November 7, 2014
We hope you got to the polls on (or before) November 4 to cast your vote in this year’s midterm elections. The results revealed sweeping changes and important considerations for healthcare and cancer prevention and early detection.
This election brought with it significant changes in the structure of the U.S. Congress, most notably switching the Senate from a Democrat to a Republican majority, which will be most likely led by Senator Mitch McConnell from Kentucky. The House will also see an expanded majority of Republicans in the new Congress, continuing to be led by Speaker John Boehner of Ohio.
Due to the change in Senate leadership, there will be new a chairman for every committee including those that are critical to healthcare (Energy and Commerce, and Health Education Labor and Pensions) and funding (Appropriations and Budget). Now that the House and Senate are both controlled by the same party, there is hope for consensus and cooperation on issues of importance. However, regardless of Congressional composition, President Obama still must sign each piece of legislation into law. It will continue to be challenging for our federal government to move forward productively in a time of such drastic change.
There are likely to be some high profile challenges at stake including attempts to repeal or at least dismantle pieces of the Affordable Care Act, although the likelihood of success is very small. Healthcare access across the country will also be an issue as Medicaid expansion will effectively grind to a halt in those states that have not decided to move forward. Additionally, there will most likely be fights over the budget and the economy. This is important as we continue to seek ample funding for the National Institutes of Health, National Cancer Institute, and Centers for Disease Control and Prevention.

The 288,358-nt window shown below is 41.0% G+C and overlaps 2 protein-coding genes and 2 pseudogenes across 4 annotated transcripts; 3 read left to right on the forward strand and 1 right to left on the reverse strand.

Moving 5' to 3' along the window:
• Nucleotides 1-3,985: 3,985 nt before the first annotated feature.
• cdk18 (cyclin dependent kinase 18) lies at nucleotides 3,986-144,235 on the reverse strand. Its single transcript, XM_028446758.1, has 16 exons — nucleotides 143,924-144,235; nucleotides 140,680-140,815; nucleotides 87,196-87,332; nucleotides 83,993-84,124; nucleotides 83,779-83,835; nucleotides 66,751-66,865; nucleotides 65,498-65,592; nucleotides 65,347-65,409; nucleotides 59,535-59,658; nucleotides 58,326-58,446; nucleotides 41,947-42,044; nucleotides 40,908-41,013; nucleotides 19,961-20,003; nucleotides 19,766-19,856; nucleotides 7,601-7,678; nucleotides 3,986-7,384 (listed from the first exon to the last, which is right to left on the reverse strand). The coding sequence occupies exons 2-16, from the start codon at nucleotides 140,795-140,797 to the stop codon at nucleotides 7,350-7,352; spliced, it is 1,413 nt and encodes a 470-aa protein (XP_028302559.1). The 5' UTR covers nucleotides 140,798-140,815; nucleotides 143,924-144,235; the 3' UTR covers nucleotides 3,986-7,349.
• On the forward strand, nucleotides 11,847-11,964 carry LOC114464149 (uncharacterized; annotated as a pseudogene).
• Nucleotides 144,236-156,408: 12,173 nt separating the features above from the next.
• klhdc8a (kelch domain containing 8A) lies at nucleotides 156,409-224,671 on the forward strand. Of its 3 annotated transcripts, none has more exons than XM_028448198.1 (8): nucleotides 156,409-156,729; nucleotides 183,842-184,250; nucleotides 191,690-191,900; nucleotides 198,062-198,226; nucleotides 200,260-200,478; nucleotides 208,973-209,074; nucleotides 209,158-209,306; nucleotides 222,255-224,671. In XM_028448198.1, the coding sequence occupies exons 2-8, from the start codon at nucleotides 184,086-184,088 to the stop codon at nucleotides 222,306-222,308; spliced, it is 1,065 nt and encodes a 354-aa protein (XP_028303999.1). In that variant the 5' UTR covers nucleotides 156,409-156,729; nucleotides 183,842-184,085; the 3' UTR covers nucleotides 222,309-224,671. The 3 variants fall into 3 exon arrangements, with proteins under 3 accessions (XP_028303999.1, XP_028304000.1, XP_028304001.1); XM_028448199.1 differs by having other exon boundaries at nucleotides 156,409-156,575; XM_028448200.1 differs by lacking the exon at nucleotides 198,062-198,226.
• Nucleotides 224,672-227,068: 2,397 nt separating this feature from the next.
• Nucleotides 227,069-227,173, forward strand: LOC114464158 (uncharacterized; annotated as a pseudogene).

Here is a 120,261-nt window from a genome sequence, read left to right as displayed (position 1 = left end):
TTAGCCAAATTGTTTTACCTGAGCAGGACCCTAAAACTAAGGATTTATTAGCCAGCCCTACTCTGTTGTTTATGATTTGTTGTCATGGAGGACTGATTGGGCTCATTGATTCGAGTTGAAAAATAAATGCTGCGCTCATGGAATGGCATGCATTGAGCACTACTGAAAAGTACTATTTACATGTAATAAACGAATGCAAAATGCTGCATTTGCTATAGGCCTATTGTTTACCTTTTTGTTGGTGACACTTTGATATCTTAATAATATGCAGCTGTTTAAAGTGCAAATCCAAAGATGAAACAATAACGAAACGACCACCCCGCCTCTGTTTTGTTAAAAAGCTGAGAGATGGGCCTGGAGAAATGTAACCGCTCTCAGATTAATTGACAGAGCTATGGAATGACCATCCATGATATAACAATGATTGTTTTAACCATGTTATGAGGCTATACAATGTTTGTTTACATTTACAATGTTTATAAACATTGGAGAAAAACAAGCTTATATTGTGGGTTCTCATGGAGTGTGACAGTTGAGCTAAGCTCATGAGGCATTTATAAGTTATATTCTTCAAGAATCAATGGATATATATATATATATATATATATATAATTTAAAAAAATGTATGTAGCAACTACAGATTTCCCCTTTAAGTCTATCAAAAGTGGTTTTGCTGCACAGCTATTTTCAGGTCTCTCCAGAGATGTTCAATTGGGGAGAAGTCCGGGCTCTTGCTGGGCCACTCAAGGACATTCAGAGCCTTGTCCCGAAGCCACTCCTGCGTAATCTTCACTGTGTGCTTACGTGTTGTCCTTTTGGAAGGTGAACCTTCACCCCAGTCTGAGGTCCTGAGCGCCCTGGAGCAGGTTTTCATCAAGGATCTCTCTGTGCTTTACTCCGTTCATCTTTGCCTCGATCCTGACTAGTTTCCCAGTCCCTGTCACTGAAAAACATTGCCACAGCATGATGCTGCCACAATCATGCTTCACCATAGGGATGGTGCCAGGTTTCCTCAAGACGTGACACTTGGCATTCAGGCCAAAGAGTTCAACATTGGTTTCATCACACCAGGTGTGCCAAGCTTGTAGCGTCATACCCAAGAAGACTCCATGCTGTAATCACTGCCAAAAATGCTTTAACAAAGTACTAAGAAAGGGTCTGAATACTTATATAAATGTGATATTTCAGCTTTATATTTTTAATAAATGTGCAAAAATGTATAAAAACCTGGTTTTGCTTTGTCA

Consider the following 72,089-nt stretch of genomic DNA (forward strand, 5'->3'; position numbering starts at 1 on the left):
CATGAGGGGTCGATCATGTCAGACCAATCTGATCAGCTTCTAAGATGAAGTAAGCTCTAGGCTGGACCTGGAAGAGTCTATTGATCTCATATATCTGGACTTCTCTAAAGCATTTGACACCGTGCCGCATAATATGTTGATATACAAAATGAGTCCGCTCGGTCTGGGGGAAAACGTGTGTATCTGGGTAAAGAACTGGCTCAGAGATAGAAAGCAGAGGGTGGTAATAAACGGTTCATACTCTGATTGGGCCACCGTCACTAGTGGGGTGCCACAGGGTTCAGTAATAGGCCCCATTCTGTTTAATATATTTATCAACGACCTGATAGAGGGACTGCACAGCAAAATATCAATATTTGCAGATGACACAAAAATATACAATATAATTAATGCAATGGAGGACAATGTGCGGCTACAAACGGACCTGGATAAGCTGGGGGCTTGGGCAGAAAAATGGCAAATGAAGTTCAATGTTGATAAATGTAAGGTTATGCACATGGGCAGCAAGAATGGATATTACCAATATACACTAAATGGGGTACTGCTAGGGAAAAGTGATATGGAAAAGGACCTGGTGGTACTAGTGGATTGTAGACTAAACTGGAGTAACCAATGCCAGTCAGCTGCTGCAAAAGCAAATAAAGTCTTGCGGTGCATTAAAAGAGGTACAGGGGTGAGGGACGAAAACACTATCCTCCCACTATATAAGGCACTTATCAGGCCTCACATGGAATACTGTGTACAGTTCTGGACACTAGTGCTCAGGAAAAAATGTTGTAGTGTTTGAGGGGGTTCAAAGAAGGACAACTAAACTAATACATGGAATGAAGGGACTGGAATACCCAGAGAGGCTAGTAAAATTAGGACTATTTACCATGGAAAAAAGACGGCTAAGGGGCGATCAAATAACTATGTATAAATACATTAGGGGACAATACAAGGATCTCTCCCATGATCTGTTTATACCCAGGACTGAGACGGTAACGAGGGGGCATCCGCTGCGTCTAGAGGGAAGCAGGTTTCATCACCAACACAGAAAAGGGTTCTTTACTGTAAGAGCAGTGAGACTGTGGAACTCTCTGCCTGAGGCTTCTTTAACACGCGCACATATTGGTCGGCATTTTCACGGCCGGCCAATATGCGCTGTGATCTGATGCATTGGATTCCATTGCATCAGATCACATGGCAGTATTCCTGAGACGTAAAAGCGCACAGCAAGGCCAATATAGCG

The 114th Congress will be in place for the next two years but much of their work will be disrupted by the 2016 Presidential campaign. Most importantly we all have to work together because some things are bigger than politics, especially healthcare issues that impact each and every American household, particularly those impacted by cancer. Regardless of the challenges ahead, the Prevent Cancer Foundation looks forward to working with the 114th Congress and making sure that cancer prevention and early detection are a key focus of the healthcare agenda moving forward.